In October 2021, at the opening of the Synod of Bishops of the Catholic Church, Pope Francis emphasized that we are called to unity, communion, brotherhood, which appear precisely when we realize that we are all equally embraced by God’s love. In other words, our unity or solidarity is not a social construct, but our identity in response to God’s love. “He who does not love does not know God, for God is love” (1 Jn. 4:8).
War radically teaches us, through the pain, sacrifices, and grief it brings each day, to be the Church of Christ: to believe unshakably in the power of good and to live with active love. “For he who does not love his brother whom he has seen cannot love God whom he has not seen” (1 Jn. 4:20).
We are called to be a Church that is close
In Ukraine and abroad, our parishes create networks of prayer and support. Along with prayers for peace, rescue, the wounded and fallen, appeals resound to collect donations, find volunteers, pack and unpack material resources. The difficult, meticulous work continues. Through the witness of the Church and our faithful in different countries of the world, the truth is being spread and the awareness of what people in Ukraine are experiencing grows. A church that is close to suffering, to human grief, is alive and will not become a museum.
We are called to be a Church that listens
Chaplains and priests, representatives of monasticism or lay faithful, who worked with those who survived occupation, shelling, mutilation, or loss of relatives, note that the most important words of consolation are “I am with you!” Contact, attention, humaneness, prayer—these are the main tools for pastoral care in time of war. To listen to the other, to hear his or her story, to accept his or her pain—in our circumstances this is what it means to be Church.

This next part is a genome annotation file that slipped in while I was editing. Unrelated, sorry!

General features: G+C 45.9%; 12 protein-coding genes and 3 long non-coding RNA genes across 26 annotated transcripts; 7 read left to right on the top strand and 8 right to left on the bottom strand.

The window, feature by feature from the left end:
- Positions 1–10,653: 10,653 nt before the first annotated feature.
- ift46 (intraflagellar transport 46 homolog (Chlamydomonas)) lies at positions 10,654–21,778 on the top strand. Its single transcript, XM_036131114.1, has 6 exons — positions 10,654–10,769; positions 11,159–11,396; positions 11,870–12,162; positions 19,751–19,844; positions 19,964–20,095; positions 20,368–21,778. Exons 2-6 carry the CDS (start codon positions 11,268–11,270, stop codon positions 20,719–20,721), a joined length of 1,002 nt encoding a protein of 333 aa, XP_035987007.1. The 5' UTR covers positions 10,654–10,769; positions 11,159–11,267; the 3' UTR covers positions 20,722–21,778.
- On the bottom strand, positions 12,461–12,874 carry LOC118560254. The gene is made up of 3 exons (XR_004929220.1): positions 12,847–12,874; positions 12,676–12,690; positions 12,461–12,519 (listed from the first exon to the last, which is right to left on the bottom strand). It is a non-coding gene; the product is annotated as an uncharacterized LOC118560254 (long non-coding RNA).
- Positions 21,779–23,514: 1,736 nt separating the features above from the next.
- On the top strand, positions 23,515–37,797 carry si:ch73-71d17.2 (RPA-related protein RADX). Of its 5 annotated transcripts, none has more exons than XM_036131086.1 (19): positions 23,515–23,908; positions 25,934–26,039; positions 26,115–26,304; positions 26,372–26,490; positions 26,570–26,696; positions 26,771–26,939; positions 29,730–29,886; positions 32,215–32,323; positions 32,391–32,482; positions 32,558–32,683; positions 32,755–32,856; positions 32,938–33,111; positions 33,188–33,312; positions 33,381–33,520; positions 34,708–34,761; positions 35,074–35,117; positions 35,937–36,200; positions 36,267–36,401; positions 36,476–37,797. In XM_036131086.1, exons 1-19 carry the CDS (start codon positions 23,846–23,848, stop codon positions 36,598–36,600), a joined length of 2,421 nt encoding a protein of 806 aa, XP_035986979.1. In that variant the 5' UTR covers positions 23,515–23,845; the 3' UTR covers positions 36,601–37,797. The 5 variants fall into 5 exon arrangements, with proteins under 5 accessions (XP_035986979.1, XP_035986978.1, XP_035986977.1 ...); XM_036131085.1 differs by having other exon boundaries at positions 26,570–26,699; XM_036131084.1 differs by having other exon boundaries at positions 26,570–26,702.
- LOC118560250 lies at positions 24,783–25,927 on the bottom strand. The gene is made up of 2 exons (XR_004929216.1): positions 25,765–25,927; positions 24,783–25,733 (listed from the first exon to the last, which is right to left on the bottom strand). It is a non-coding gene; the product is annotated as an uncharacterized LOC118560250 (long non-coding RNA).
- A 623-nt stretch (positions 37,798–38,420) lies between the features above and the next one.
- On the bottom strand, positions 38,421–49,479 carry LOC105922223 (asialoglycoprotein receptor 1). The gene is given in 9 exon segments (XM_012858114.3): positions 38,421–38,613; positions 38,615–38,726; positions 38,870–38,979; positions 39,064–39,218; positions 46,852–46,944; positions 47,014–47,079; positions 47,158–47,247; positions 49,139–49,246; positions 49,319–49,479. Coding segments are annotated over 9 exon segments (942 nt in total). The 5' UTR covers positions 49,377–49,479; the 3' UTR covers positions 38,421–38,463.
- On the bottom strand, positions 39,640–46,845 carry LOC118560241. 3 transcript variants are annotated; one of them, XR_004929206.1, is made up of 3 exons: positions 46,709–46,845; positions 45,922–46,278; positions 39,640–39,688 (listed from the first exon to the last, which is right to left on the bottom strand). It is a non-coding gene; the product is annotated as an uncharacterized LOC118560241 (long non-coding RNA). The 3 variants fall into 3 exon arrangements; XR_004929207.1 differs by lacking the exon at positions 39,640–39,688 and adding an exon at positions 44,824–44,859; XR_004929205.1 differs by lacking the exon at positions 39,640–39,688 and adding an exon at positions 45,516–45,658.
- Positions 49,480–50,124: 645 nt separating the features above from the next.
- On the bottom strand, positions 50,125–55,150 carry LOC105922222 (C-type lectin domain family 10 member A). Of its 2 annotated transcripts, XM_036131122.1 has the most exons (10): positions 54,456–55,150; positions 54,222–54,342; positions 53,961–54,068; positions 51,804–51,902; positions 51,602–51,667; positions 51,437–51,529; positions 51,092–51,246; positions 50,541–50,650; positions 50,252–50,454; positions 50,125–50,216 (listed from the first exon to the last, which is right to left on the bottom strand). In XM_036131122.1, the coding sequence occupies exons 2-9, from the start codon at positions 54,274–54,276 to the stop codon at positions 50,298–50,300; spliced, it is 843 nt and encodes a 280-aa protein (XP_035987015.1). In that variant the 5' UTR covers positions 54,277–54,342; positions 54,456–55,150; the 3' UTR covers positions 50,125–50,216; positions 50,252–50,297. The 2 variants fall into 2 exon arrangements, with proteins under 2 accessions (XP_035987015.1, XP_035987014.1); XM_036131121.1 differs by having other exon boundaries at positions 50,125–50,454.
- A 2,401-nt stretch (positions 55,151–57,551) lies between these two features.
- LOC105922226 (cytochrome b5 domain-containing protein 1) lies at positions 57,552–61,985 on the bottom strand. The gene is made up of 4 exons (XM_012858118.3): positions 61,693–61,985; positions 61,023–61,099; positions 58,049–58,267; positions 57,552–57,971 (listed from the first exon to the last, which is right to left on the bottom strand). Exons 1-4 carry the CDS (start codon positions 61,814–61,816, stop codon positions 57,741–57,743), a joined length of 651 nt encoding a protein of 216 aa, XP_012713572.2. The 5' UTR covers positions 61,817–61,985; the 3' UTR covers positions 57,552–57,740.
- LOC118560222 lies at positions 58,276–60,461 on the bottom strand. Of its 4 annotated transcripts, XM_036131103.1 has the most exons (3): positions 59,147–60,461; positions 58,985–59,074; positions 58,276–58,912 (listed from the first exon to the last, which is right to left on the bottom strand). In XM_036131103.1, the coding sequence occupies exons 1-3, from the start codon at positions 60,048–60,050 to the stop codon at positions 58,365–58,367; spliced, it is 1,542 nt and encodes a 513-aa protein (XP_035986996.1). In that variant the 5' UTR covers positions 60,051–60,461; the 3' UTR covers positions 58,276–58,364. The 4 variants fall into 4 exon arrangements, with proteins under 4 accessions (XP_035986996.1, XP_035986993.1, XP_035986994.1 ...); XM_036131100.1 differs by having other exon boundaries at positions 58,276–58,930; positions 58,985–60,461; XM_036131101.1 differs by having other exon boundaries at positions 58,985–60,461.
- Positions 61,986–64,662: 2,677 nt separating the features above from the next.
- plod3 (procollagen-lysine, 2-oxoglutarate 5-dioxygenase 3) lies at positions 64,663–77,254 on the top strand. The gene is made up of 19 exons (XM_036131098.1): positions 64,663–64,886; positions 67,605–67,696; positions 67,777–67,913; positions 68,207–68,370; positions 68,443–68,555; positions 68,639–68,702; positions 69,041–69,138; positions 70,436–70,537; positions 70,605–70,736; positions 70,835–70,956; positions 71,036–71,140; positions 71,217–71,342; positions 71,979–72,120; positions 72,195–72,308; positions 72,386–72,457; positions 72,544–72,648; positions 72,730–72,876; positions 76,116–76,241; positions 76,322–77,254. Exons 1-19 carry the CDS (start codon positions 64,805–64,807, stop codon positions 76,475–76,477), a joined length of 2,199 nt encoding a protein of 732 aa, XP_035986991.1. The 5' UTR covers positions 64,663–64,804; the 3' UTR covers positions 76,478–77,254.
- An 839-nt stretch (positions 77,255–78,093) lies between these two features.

We are called to be a Church that heals wounds
During his earthly mission, Christ healed the blind, crippled, possessed, in order to ultimately heal humanity and every human being from the disease of death and sin. Christ handed over to the Church his ministry of healing wounds, of making others whole. In time of war the healing of spiritual wounds, of dealing with trauma and stress is one of the primary tasks of the Church and its ministers. “Bear one another’s burdens, and so fulfil the law of Christ” (Gal. 6:2). The wounds and traumas of the people we are called to serve are mostly visible and obvious, but sometimes they are hidden or wrapped up in bandages of anger, fear, feigned detachment.
The Church, being herself wounded by the suffering and pain of the disaster of war, is called to bring to every destitute and wounded person the medicinal grace of the Holy Spirit in the Holy Mysteries (Sacraments) and in spiritual accompaniment, the medicine of consolation and merciful love. In human wounds we recognize the wounds of our Saviour, and, in touching human suffering, we rediscover contact with the risen Christ, whose wounds became a sign of God’s ultimate victory over the dark and destructive forces of sin.